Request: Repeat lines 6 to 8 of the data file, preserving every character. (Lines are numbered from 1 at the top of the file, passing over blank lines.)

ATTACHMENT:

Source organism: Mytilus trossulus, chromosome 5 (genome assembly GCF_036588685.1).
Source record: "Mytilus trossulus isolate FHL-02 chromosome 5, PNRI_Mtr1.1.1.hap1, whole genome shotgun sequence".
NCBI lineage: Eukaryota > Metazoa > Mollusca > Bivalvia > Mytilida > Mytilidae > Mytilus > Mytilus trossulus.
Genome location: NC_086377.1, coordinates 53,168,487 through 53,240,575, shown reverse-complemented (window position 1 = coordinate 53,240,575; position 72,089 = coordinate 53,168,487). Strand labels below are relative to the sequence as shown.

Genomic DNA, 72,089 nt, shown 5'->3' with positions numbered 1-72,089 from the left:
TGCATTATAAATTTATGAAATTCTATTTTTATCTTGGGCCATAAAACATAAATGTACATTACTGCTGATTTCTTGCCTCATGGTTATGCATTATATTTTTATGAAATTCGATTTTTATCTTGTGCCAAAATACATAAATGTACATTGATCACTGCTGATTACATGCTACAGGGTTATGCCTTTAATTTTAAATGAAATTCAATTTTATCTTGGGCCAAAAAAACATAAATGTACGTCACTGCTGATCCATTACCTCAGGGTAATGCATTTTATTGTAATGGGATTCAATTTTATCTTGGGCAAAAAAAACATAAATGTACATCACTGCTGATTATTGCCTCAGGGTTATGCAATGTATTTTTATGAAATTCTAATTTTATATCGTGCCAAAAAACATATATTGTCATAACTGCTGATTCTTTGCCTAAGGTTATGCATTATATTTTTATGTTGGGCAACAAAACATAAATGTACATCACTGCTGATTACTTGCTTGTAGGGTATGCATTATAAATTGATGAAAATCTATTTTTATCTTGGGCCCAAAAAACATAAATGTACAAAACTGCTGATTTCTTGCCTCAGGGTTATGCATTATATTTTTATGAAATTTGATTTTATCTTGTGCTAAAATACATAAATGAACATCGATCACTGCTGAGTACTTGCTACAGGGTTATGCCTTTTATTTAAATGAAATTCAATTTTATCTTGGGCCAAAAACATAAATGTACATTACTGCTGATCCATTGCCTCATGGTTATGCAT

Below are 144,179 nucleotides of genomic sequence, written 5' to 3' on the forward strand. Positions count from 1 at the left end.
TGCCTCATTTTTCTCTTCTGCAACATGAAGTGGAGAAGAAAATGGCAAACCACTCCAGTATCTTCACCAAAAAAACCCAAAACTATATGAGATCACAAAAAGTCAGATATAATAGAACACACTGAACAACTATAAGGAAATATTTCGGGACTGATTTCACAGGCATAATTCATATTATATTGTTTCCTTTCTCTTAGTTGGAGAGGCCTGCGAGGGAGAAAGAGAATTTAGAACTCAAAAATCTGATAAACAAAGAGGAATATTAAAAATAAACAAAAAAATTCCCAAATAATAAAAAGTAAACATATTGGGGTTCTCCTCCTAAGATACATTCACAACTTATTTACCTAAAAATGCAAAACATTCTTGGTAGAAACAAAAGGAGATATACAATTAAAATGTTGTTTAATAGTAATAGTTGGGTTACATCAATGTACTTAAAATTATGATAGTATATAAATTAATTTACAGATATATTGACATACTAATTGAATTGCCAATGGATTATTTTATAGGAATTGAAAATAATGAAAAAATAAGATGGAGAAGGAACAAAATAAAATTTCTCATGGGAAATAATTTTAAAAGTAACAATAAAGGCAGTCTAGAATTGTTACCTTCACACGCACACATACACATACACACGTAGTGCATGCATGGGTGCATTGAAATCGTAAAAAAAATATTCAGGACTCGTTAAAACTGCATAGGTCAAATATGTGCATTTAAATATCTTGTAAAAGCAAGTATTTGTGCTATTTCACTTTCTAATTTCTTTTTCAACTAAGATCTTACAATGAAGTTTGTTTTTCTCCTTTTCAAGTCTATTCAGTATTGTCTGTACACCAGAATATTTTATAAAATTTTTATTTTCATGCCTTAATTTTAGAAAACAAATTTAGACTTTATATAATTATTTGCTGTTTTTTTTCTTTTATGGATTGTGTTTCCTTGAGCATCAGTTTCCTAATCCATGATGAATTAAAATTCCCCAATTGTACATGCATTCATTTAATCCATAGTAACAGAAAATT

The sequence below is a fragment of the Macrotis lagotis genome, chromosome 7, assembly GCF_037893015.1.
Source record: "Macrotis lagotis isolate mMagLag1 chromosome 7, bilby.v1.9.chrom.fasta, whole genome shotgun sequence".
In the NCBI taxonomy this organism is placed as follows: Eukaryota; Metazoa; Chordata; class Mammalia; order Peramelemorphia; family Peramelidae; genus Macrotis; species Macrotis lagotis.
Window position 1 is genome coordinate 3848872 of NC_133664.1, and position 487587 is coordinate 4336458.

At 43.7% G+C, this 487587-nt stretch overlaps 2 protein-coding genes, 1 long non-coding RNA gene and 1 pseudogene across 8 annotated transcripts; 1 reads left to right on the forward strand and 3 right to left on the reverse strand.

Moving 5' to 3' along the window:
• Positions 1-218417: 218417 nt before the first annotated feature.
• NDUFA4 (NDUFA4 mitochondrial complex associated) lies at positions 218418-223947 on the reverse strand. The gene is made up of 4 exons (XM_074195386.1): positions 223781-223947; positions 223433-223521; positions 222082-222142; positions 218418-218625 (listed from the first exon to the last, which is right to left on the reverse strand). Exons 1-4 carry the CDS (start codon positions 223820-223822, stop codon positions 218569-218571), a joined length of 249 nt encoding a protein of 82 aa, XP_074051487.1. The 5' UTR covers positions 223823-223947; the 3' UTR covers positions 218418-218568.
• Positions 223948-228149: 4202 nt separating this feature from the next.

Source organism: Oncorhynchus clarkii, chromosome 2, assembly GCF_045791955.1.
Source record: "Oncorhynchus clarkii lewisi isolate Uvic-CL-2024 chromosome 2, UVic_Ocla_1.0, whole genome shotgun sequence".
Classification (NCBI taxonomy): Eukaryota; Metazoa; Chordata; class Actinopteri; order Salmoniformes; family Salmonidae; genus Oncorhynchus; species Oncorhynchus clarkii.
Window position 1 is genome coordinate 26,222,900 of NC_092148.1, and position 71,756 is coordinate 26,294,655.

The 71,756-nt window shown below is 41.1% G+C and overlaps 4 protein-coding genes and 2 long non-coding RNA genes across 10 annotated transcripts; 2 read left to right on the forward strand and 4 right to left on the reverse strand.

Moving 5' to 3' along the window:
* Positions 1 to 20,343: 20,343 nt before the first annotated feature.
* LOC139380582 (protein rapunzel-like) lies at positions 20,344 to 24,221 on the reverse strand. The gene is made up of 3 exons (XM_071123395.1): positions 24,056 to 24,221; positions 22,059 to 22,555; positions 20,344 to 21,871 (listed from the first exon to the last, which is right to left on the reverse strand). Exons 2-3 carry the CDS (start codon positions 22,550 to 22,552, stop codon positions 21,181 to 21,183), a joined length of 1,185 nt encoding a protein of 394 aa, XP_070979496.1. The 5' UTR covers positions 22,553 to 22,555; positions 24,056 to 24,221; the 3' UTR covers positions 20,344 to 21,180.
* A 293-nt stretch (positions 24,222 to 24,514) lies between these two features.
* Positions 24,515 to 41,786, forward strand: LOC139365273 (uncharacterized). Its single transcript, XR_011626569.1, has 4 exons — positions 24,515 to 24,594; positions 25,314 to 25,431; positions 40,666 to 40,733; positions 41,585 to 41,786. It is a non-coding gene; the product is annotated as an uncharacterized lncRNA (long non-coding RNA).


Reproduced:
TGCATTATAAATTTATGAAATTCTATTTTTATCTTGGGCCATAAAACATAAATGTACATTACTGCTGATTTCTTGCCTCATGGTTATGCATTATATTTTTATGAAATTCGATTTTTATCTTGTGCCAAAATACATAAATGTACATTGATCACTGCTGATTACATGCTACAGGGTTATGCCTTTAATTTTAAATGAAATTCAATTTTATCTTGGGCCAAAAAAACATAAATGTACGTCACTGCTGATCCATTACCTCAGGGTAATGCATTTTATTGTAATGGGATTCAATTTTATCTTGGGCAAAAAAAACATAAATGTACATCACTGCTGATTATTGCCTCAGGGTTATGCAATGTATTTTTATGAAATTCTAATTTTATATCGTGCCAAAAAACATATATTGTCATAACTGCTGATTCTTTGCCTAAGGTTATGCATTATATTTTTATGTTGGGCAACAAAACATAAATGTACATCACTGCTGATTACTTGCTTGTAGGGTATGCATTATAAATTGATGAAAATCTATTTTTATCTTGGGCCCAAAAAACATAAATGTACAAAACTGCTGATTTCTTGCCTCAGGGTTATGCATTATATTTTTATGAAATTTGATTTTATCTTGTGCTAAAATACATAAATGAACATCGATCACTGCTGAGTACTTGCTACAGGGTTATGCCTTTTATTTAAATGAAATTCAATTTTATCTTGGGCCAAAAACATAAATGTACATTACTGCTGATCCATTGCCTCATGGTTATGCAT

Below are 144,179 nucleotides of genomic sequence, written 5' to 3' on the forward strand. Positions count from 1 at the left end.
TGCCTCATTTTTCTCTTCTGCAACATGAAGTGGAGAAGAAAATGGCAAACCACTCCAGTATCTTCACCAAAAAAACCCAAAACTATATGAGATCACAAAAAGTCAGATATAATAGAACACACTGAACAACTATAAGGAAATATTTCGGGACTGATTTCACAGGCATAATTCATATTATATTGTTTCCTTTCTCTTAGTTGGAGAGGCCTGCGAGGGAGAAAGAGAATTTAGAACTCAAAAATCTGATAAACAAAGAGGAATATTAAAAATAAACAAAAAAATTCCCAAATAATAAAAAGTAAACATATTGGGGTTCTCCTCCTAAGATACATTCACAACTTATTTACCTAAAAATGCAAAACATTCTTGGTAGAAACAAAAGGAGATATACAATTAAAATGTTGTTTAATAGTAATAGTTGGGTTACATCAATGTACTTAAAATTATGATAGTATATAAATTAATTTACAGATATATTGACATACTAATTGAATTGCCAATGGATTATTTTATAGGAATTGAAAATAATGAAAAAATAAGATGGAGAAGGAACAAAATAAAATTTCTCATGGGAAATAATTTTAAAAGTAACAATAAAGGCAGTCTAGAATTGTTACCTTCACACGCACACATACACATACACACGTAGTGCATGCATGGGTGCATTGAAATCGTAAAAAAAATATTCAGGACTCGTTAAAACTGCATAGGTCAAATATGTGCATTTAAATATCTTGTAAAAGCAAGTATTTGTGCTATTTCACTTTCTAATTTCTTTTTCAACTAAGATCTTACAATGAAGTTTGTTTTTCTCCTTTTCAAGTCTATTCAGTATTGTCTGTACACCAGAATATTTTATAAAATTTTTATTTTCATGCCTTAATTTTAGAAAACAAATTTAGACTTTATATAATTATTTGCTGTTTTTTTTCTTTTATGGATTGTGTTTCCTTGAGCATCAGTTTCCTAATCCATGATGAATTAAAATTCCCCAATTGTACATGCATTCATTTAATCCATAGTAACAGAAAATT